Whatever be the mode of propagation outside the human system, when the energy impinges on the skin or the organ of touch, as heat or electrical shock, the impulses are carried through the sensory nerves to the corresponding centre in the brain and recognised as such. Touch or contact (sparsa) is essential for this knowledge and this quality is attributed to vayu or energy in motion. The same is true of the sensation of touch communicated to the skin by any moving object including air. Therefore, vayu should be considered as representing those forms of energy designated in physics as the electromagnetic spectrum, with wavelengths exceeding those of visible light and electrical energy communicated through conducting media. It is noteworthy that all sensations carried to the brain by the nervous system are considered to be in the nature of electrical impulses.
The next element is tejas, which is derived from the root tej, to sharpen or to whet. In the matter-energy complex (which, as modern science has proved, are inter-convertible), this element represents that entity which provides definition to any material object. The perception of rupa or form is associated with this bhuta, and the sense organ responsible for this perception is the eye or chakshu. Therefore, tejas is identical with light-energy in the visible spectrum, which is received and recognised by the chakshu or the eye. It could be deemed as covering even electromagnetic energy of smaller wave lengths, such as ultraviolet and X-rays. Its quality is rupa, form or definition.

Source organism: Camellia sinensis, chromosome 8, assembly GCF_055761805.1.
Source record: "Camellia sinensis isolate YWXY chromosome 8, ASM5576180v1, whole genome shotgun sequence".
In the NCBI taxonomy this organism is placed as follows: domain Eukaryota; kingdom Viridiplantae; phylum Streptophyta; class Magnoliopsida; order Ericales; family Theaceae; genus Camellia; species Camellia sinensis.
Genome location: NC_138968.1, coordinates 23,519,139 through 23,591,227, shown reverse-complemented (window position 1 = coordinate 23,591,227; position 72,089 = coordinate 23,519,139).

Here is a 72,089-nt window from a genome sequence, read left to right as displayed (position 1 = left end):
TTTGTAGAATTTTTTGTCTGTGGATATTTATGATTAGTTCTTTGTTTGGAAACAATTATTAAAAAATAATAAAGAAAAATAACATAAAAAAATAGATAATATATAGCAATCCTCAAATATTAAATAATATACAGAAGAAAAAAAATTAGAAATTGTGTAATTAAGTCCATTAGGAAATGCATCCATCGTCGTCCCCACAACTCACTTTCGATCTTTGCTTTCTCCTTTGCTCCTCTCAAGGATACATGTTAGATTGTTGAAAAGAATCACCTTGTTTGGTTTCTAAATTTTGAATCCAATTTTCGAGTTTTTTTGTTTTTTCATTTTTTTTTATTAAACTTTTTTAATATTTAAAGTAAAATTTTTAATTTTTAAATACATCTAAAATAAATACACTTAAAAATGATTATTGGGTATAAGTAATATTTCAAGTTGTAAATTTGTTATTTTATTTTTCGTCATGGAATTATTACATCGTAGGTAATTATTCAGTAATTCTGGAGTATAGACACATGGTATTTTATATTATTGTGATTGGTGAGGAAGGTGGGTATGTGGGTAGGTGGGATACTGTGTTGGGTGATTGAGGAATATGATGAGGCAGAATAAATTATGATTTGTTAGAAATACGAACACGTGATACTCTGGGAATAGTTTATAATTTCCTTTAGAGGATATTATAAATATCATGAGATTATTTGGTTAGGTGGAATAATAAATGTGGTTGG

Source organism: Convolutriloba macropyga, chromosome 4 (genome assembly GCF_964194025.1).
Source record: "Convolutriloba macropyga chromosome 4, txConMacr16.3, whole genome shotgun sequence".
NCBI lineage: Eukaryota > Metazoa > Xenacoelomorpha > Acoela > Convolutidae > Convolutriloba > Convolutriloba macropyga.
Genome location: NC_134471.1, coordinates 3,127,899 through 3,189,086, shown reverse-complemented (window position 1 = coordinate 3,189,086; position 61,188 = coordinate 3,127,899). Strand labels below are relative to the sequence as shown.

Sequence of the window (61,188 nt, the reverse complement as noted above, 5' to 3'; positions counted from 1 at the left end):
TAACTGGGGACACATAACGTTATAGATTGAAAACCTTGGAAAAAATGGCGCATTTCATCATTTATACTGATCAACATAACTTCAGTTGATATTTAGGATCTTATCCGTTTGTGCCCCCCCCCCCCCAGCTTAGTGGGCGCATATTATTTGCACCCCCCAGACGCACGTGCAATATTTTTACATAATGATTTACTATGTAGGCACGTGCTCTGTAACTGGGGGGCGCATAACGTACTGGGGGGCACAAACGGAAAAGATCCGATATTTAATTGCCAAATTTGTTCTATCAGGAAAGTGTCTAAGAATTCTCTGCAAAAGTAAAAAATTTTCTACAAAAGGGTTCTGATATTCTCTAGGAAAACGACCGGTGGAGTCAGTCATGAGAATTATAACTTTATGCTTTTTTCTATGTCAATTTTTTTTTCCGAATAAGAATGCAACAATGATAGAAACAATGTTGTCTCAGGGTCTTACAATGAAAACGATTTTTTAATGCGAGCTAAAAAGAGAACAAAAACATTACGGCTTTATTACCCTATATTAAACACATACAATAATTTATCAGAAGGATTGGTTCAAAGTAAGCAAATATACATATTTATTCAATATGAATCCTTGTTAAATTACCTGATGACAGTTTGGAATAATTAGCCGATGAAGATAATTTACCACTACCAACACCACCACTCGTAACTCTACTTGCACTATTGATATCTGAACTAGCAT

Apas or fluid, refers to the liquid forms of matter which are characterised by fluidity. The sense of taste is imparted by the solution of any substance on the tongue, the changes induced thereby in the taste-buds of the tongue being conveyed through the sensory nerves to the corresponding brain centre. Therefore, rasa or taste is the perception attributed to the element apas or fluid, the tongue being the sense organ concerned. Apas is actually derived from the root 'Aap', to pervade.